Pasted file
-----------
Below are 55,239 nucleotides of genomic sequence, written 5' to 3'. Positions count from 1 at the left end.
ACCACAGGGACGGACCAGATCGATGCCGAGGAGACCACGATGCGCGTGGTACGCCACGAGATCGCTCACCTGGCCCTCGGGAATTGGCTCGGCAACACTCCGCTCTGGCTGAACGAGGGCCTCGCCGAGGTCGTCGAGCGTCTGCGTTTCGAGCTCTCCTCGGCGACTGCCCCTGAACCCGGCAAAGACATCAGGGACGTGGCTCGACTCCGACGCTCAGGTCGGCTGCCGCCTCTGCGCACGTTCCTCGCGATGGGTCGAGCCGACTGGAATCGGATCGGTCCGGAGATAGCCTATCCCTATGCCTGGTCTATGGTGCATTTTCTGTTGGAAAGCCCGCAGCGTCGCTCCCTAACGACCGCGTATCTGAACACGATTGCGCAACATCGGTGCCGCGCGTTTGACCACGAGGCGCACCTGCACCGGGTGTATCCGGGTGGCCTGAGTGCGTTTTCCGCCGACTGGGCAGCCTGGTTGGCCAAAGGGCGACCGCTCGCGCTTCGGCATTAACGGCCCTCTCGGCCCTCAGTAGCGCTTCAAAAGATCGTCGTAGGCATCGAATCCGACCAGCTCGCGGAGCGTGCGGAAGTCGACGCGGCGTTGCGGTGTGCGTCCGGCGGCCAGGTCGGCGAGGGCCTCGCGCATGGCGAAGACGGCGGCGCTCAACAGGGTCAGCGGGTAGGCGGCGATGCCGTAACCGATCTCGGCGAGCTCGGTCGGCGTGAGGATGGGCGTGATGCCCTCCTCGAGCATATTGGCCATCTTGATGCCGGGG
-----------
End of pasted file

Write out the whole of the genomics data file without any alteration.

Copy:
Below are 55,239 nucleotides of genomic sequence, written 5' to 3'. Positions count from 1 at the left end.
ACCACAGGGACGGACCAGATCGATGCCGAGGAGACCACGATGCGCGTGGTACGCCACGAGATCGCTCACCTGGCCCTCGGGAATTGGCTCGGCAACACTCCGCTCTGGCTGAACGAGGGCCTCGCCGAGGTCGTCGAGCGTCTGCGTTTCGAGCTCTCCTCGGCGACTGCCCCTGAACCCGGCAAAGACATCAGGGACGTGGCTCGACTCCGACGCTCAGGTCGGCTGCCGCCTCTGCGCACGTTCCTCGCGATGGGTCGAGCCGACTGGAATCGGATCGGTCCGGAGATAGCCTATCCCTATGCCTGGTCTATGGTGCATTTTCTGTTGGAAAGCCCGCAGCGTCGCTCCCTAACGACCGCGTATCTGAACACGATTGCGCAACATCGGTGCCGCGCGTTTGACCACGAGGCGCACCTGCACCGGGTGTATCCGGGTGGCCTGAGTGCGTTTTCCGCCGACTGGGCAGCCTGGTTGGCCAAAGGGCGACCGCTCGCGCTTCGGCATTAACGGCCCTCTCGGCCCTCAGTAGCGCTTCAAAAGATCGTCGTAGGCATCGAATCCGACCAGCTCGCGGAGCGTGCGGAAGTCGACGCGGCGTTGCGGTGTGCGTCCGGCGGCCAGGTCGGCGAGGGCCTCGCGCATGGCGAAGACGGCGGCGCTCAACAGGGTCAGCGGGTAGGCGGCGATGCCGTAACCGATCTCGGCGAGCTCGGTCGGCGTGAGGATGGGCGTGATGCCCTCCTCGAGCATATTGGCCATCTTGATGCCGGGG